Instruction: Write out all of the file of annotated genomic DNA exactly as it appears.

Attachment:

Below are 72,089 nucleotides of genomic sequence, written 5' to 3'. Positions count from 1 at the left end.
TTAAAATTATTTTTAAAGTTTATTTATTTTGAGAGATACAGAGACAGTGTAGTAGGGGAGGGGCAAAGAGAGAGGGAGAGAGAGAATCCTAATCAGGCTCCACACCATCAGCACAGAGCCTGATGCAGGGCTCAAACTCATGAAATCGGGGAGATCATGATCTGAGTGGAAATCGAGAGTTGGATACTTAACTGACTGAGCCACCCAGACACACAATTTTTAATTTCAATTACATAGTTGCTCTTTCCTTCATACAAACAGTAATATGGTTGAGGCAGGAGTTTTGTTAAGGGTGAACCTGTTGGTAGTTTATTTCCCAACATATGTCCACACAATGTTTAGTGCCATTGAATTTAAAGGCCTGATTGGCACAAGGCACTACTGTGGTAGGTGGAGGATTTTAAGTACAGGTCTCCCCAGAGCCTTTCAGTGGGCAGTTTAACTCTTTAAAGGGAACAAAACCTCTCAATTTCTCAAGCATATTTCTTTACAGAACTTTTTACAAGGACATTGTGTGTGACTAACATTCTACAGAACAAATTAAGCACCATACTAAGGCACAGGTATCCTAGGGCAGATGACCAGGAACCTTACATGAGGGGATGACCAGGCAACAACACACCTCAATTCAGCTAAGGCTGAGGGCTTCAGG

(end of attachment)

Below are 72,089 nucleotides of genomic sequence, written 5' to 3'. Positions count from 1 at the left end.
TTAAAATTATTTTTAAAGTTTATTTATTTTGAGAGATACAGAGACAGTGTAGTAGGGGAGGGGCAAAGAGAGAGGGAGAGAGAGAATCCTAATCAGGCTCCACACCATCAGCACAGAGCCTGATGCAGGGCTCAAACTCATGAAATCGGGGAGATCATGATCTGAGTGGAAATCGAGAGTTGGATACTTAACTGACTGAGCCACCCAGACACACAATTTTTAATTTCAATTACATAGTTGCTCTTTCCTTCATACAAACAGTAATATGGTTGAGGCAGGAGTTTTGTTAAGGGTGAACCTGTTGGTAGTTTATTTCCCAACATATGTCCACACAATGTTTAGTGCCATTGAATTTAAAGGCCTGATTGGCACAAGGCACTACTGTGGTAGGTGGAGGATTTTAAGTACAGGTCTCCCCAGAGCCTTTCAGTGGGCAGTTTAACTCTTTAAAGGGAACAAAACCTCTCAATTTCTCAAGCATATTTCTTTACAGAACTTTTTACAAGGACATTGTGTGTGACTAACATTCTACAGAACAAATTAAGCACCATACTAAGGCACAGGTATCCTAGGGCAGATGACCAGGAACCTTACATGAGGGGATGACCAGGCAACAACACACCTCAATTCAGCTAAGGCTGAGGGCTTCAGG